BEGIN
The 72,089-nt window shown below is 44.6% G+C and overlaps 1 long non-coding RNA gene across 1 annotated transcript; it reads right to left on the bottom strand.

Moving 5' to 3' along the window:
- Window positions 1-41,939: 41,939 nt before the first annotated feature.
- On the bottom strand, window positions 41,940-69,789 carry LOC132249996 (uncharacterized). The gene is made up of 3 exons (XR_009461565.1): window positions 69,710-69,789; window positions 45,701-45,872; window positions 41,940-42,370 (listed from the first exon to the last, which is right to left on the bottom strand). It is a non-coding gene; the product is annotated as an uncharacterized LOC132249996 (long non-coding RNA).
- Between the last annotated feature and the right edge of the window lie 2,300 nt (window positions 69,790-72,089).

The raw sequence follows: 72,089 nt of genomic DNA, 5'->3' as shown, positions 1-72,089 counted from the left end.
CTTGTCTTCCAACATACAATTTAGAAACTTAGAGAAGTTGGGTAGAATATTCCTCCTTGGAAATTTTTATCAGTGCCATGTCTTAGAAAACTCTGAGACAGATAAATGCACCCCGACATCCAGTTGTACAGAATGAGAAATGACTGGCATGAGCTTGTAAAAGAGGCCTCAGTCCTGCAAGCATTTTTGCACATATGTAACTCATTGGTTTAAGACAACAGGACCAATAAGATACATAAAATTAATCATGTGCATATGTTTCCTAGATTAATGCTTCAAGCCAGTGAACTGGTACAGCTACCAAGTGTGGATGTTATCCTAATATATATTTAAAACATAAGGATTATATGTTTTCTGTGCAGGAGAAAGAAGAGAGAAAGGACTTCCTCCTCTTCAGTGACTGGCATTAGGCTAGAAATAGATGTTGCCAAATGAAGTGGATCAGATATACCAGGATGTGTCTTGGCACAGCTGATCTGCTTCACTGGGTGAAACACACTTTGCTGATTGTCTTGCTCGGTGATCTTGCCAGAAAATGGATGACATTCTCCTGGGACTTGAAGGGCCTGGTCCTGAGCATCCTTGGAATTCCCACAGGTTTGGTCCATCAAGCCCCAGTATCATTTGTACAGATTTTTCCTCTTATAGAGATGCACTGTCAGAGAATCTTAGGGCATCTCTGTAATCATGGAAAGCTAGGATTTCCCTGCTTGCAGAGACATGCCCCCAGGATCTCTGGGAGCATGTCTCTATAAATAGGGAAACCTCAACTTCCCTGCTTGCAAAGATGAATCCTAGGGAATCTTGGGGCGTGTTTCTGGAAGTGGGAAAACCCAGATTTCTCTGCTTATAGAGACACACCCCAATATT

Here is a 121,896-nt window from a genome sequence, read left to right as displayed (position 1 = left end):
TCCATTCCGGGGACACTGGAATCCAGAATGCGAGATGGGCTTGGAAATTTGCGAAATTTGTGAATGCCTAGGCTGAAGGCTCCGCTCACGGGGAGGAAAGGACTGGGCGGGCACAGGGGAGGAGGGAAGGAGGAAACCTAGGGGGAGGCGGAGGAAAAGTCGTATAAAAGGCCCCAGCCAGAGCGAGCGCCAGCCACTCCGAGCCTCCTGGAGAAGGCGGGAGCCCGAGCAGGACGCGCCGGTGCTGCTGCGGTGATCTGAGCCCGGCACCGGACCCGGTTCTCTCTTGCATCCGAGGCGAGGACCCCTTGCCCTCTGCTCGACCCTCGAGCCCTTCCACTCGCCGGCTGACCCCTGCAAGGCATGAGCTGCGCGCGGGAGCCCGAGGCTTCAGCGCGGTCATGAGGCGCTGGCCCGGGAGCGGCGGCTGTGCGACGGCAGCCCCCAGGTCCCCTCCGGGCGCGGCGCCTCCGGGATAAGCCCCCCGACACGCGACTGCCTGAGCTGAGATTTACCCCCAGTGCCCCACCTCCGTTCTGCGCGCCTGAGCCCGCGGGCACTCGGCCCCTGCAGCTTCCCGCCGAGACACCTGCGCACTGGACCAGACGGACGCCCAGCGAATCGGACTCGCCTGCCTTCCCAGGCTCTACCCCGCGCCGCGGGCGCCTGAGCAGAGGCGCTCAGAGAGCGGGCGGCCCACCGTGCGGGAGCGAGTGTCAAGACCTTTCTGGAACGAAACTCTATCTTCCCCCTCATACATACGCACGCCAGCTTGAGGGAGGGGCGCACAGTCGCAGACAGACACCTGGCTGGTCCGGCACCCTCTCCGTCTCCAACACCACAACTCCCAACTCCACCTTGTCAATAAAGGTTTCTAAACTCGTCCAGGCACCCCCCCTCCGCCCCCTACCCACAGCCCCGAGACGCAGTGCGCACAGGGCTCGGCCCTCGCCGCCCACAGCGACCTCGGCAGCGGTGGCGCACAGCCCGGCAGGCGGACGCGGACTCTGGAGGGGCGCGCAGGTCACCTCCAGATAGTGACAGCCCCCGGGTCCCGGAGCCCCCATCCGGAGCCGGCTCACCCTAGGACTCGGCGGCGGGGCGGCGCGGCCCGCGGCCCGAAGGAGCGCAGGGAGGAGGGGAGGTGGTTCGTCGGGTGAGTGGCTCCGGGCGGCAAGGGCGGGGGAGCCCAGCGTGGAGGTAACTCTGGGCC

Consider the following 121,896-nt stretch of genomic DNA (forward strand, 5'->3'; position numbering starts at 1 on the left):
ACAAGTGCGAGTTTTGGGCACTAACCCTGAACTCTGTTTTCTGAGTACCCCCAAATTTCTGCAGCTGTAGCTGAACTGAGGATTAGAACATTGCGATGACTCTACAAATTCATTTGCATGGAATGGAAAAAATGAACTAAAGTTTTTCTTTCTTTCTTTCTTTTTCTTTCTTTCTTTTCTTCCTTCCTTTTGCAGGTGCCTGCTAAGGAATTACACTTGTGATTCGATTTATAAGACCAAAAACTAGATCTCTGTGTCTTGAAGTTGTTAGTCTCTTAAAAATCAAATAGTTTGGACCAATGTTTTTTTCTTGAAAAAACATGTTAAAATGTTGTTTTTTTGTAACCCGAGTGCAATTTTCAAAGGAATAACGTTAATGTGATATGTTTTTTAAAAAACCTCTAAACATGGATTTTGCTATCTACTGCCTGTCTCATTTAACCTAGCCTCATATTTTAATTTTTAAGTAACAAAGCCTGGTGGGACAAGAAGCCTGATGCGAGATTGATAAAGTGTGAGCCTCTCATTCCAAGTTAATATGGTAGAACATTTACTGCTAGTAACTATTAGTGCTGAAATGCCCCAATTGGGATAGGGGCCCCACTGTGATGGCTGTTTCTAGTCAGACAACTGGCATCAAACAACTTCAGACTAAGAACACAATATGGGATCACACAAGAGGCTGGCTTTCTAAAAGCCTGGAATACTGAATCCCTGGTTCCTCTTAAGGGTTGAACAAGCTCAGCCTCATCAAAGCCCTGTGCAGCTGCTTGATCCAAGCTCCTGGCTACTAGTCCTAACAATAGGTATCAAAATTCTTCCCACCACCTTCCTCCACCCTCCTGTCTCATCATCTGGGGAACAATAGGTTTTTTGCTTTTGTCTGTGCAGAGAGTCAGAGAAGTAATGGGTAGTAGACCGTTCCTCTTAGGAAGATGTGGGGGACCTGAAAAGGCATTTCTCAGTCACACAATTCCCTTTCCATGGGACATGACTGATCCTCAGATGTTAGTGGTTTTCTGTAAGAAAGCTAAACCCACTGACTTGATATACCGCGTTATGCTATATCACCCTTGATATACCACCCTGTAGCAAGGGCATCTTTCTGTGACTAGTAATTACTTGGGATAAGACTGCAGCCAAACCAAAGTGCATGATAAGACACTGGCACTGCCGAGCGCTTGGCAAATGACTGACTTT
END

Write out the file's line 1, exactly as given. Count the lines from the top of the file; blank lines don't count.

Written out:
The 72,089-nt window shown below is 44.6% G+C and overlaps 1 long non-coding RNA gene across 1 annotated transcript; it reads right to left on the bottom strand.